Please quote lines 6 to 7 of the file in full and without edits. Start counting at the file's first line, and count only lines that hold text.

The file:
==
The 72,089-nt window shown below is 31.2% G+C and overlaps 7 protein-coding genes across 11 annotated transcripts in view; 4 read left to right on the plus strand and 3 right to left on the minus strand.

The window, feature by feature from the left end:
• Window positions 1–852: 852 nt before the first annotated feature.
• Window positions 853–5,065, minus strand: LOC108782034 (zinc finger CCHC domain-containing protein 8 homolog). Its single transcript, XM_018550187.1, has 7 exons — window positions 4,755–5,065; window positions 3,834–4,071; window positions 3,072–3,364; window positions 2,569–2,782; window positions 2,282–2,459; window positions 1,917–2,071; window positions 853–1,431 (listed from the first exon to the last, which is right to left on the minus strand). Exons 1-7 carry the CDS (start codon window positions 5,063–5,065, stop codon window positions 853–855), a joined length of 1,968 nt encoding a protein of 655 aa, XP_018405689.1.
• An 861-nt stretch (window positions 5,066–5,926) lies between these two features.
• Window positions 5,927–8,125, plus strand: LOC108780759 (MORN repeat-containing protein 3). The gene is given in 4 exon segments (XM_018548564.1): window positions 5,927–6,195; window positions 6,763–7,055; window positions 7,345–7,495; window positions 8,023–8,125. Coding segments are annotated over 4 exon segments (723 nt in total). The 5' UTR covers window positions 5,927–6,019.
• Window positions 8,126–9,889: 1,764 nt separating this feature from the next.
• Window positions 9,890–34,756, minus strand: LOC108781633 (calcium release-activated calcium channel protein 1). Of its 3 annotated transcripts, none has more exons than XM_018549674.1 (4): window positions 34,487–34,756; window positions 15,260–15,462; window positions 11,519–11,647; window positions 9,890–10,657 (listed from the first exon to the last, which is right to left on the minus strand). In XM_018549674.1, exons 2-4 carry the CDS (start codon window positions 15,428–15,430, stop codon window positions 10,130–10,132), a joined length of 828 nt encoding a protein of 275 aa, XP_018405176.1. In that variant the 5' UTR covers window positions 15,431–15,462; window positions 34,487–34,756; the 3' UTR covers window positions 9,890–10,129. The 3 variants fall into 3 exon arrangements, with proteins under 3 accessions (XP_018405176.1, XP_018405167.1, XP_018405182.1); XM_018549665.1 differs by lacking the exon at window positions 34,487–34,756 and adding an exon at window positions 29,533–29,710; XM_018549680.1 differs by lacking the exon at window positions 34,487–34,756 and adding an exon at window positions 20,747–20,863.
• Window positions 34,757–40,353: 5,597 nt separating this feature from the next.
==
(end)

• Window positions 5,927–8,125, plus strand: LOC108780759 (MORN repeat-containing protein 3). The gene is given in 4 exon segments (XM_018548564.1): window positions 5,927–6,195; window positions 6,763–7,055; window positions 7,345–7,495; window positions 8,023–8,125. Coding segments are annotated over 4 exon segments (723 nt in total). The 5' UTR covers window positions 5,927–6,019.
• Window positions 8,126–9,889: 1,764 nt separating this feature from the next.